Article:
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Traitors: The Labyrinths of Treason [Hardcover]

Chapman Pincher
2.0 out of 5 stars  See all reviews (1 customer review)

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Product details

  • Hardcover: 346 pages
  • Publisher: Sidgwick & Jackson Ltd; 1st Edition edition (14 May 1987)
  • Language: English
  • ISBN-10: 0283993790
  • ISBN-13: 978-0283993794
  • Product Dimensions: 23.4 x 15.8 x 4.8 cm
  • Average Customer Review: 2.0 out of 5 stars  See all reviews (1 customer review)
  • Amazon Bestsellers Rank: 1,630,852 in Books (See Top 100 in Books)

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4 of 5 people found the following review helpful
2.0 out of 5 stars A Missed Opportunity 3 Nov 2003
This book has a promising premise but unfortunately Mr Pincher does not deliver. Each chapter of the book purports to look at the different aspects of betrayal e.g "The Pull of Ideology", "Defects of Character", "How traitors are exposed" etc, etc. The material is mostly concerned with the period 1939 - 1984 and tends to focus almost exclusively on westerners who spied for the Eastern Bloc.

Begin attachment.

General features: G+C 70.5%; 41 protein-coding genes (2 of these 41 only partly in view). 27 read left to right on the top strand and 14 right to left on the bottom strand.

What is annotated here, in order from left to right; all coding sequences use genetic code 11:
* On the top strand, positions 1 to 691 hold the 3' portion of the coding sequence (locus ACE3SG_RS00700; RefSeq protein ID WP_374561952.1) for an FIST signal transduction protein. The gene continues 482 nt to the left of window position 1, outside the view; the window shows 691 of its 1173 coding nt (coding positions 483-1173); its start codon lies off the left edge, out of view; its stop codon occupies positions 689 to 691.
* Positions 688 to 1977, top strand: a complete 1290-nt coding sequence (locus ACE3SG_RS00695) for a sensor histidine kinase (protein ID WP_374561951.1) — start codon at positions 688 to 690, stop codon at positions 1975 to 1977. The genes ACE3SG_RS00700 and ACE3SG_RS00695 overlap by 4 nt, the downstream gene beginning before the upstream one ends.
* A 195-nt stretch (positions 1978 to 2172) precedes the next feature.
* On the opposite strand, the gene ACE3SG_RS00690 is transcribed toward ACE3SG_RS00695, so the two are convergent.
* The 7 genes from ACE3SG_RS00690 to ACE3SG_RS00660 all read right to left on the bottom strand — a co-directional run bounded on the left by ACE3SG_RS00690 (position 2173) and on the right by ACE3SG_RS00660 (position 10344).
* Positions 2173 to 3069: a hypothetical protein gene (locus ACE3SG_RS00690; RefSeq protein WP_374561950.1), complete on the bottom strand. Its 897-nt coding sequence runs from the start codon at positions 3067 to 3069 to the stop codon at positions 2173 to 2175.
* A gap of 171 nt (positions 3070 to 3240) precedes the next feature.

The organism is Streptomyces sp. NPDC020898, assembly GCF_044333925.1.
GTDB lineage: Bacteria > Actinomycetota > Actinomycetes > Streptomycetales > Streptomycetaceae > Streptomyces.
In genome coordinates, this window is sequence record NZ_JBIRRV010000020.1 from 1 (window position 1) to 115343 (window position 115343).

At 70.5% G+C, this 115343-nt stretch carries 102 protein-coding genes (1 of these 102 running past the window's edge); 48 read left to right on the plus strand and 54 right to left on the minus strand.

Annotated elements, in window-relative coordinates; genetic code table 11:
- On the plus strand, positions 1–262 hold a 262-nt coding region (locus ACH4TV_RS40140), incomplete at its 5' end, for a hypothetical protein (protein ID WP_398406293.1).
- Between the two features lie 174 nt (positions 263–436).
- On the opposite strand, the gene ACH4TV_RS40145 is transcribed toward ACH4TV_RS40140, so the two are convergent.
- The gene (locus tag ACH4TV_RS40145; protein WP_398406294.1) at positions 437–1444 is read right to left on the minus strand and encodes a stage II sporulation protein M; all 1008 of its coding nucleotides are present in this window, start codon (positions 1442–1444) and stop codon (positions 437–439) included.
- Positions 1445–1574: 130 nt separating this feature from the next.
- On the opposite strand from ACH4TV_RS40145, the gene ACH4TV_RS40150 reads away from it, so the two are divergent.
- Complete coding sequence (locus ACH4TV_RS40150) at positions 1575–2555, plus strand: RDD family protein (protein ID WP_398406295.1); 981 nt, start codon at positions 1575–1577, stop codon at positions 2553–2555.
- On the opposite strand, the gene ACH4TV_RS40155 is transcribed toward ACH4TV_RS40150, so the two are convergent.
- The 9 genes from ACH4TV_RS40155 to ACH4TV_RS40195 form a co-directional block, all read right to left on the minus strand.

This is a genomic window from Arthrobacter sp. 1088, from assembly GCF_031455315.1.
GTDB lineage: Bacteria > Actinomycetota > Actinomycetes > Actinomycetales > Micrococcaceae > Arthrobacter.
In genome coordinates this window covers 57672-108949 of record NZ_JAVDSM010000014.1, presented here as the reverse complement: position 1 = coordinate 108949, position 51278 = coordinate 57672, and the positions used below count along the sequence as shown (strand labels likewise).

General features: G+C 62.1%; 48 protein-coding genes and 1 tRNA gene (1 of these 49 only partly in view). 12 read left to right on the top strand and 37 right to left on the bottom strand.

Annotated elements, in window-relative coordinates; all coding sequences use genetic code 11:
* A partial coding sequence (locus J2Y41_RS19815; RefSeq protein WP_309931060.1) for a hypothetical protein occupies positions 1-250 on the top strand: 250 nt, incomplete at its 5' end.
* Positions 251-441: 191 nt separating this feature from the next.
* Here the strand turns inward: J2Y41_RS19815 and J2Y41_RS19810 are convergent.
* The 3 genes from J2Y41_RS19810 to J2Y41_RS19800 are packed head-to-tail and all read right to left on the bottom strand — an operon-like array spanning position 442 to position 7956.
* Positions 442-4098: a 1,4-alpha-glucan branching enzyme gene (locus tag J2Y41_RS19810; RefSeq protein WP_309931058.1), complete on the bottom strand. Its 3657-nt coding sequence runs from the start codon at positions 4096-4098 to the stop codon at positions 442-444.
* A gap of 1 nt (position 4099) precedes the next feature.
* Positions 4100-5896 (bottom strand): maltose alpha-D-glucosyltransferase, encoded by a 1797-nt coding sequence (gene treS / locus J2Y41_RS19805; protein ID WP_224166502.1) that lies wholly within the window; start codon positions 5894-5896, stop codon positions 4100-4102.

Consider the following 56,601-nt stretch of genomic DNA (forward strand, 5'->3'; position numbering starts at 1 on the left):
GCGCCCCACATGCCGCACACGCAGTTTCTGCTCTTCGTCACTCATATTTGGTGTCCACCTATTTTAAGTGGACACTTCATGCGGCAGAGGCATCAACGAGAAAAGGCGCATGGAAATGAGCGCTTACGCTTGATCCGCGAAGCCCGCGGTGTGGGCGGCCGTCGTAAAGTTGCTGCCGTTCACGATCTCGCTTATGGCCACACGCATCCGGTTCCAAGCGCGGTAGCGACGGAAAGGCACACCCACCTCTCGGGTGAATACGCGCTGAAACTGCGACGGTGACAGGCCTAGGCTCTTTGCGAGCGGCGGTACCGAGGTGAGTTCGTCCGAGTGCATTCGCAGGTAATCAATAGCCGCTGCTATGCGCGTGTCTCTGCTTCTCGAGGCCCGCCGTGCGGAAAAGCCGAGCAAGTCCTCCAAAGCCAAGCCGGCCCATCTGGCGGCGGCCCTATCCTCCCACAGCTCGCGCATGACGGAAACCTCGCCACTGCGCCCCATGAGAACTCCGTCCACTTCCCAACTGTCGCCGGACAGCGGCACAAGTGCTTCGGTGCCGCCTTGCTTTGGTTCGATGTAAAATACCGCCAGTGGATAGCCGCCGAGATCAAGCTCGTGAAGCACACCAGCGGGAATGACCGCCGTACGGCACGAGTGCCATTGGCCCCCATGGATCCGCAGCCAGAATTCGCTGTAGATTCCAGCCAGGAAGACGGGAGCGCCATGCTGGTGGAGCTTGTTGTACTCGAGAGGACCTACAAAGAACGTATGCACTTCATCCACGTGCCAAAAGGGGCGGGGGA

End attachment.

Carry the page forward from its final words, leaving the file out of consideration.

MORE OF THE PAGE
The weaknesses are two-fold. Firstly, the prose betrays Mr Pincher's background in journalism, specifically his work for the Daily Express. The book is littered with lazy cliches and a lack of any real analysis. Instead, we are presented with the thesis that traitors tend to be loners, odd-balls, alcholics and / or homosexuals out for a quick buck. The trouble is, is that Mr Pincher's "type specimens" (don't ask) are such a diverse group of people that they defy the easy categorization which he wants to prove. Yes, some drank too much but some didn't; some were gay, others weren't; some spied for money, others didn't; some were very strange, others weren't. What Mr Pincher inadvertently shows is that "traitors" come in all sorts of shapes and sizes with all manner of motivation. There is no such thing as a typical traitor. If there was, then life would be so much easier for MI6, CIA et al.
Secondly, the book is very repetitive with the same stories and quotes cropping up again and again. This isn't such a handicap if one just chooses to pick up the book every now and then just to read the odd chapter but it becomes tedious if one reads the book like a book i.e from start to finish at regular intervals. This is particuarly the case with Mr Pincher's own hobby horse of Roger Hollis. Hollis, who rose to become head of MI5, was suspected by certain elements within MI5 of being a Soviet spy.
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